Key words: Migrants, Rights, Language, Vulnerability, Integration, Hospitality.
The aim of this conference paper is to discuss how work in hospitality industry restricts migrant workers prospects to community integration. The particular focus of this paper is on Eastern European migrants and hospitality industry which is one of the vital parts of the tourist experience. As Smith (1994) states, hospitality is one of five principal components of the tourism product, without which tourist activity could not take place.
The hospitality industry is very reliant on particular types of workers which include migrants (Lucas & Mansfield, 2008). Migrants have historically formed a significant part of the tourism industry workforce (Choi et al., 2000; Williams & Hall, 2000). After the European Unionâ€™s enlargement in 2004, a huge group of people from Eastern Europe travelled to UK and also joined the industry (Janta, Ladkin, Brown & Lugosi, 2011). Hospitality sector is the fourth largest employer of migrants, 6% of all migrants that come to UK, work in hospitality industry (People1st.co.uk, 2014).
To be able to determine whether or not working in hospitality influences migrantâ€™s ability to integrate into community, it is necessary to outline what is integration. Integration is a process through which migrants become accepted into the new community, inclusion of migrants in the institutions and creation of relationships in the hostâ€™s society (Bosswick & Heckmann, 2015). When migrants move to a new destination they need to build new social networks to connect with the new community. Whether or not the community is more prone to accept new people in their community varies, nonetheless it is a fact that success of a newcomerâ€™s integration is not merely reliant on the individual, but rather on an assortment of involved players for example: host government, institutions and of course the community (Penninx, 2003).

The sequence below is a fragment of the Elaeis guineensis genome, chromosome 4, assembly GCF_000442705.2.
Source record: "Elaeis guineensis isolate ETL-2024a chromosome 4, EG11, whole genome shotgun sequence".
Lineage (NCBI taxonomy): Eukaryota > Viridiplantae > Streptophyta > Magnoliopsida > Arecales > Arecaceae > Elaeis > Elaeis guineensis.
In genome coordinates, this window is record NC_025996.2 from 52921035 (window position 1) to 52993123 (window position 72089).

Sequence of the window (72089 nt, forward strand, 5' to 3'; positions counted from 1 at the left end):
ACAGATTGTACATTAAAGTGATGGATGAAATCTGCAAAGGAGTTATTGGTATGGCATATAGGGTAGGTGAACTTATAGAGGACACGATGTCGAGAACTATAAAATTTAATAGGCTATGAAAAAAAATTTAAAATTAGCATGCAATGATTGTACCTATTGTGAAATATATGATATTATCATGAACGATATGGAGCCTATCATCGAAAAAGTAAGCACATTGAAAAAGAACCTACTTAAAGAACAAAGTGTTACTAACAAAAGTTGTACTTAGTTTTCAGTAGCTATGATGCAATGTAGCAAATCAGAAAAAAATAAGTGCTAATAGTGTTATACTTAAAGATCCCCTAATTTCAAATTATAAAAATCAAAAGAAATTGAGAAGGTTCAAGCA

Going back to the discussion, even though there are numerous negative issues within the hospitality industry including - low status, low pay, part time or seasonal employment and of course the unsocial hours (Walmsley, 2004). For these reason locals are not keen to engage in this type of work, consequently migrants are seen as a solution for the shortages within the sector.
Yet migrants see hospitality work as an entry level job because it is easily accessible, without knowledge of language if compared to other industries (Janta, Ladkin, Brown & Lugosi, 2011). It is also viewed as a plus that the industry gives an opportunity for migrants to develop their language skills and linguistic competence. Furthermore language knowledge is seen as a key advantage that can lead migrants to better work options. Besides that, it definitely helps in adjusting to life in the destination (Brown, 2008), while its absence limits access to information and/or support that can in turn lead to social exclusion (Spencer, Ruhs, Anderson & Rogaly, 2007). Correspondingly if migrantâ€™s language skills continuously doesnâ€™t improve, the surrounding community members could perceive that as a sign that they donâ€™t want to or are unwilling to integrate. However migrantsâ€™ lack of integration may be intensified more by tourism employment then lack of linguistic competence if compared. For example when employment patterns restrict social mobility because of the unsocial working hours, it should be time for socialisation as it is for others and that restricts not only language development, but also community integration, thus the demand cycle is anti-social (Baum, Amoah & Spivack, 1997).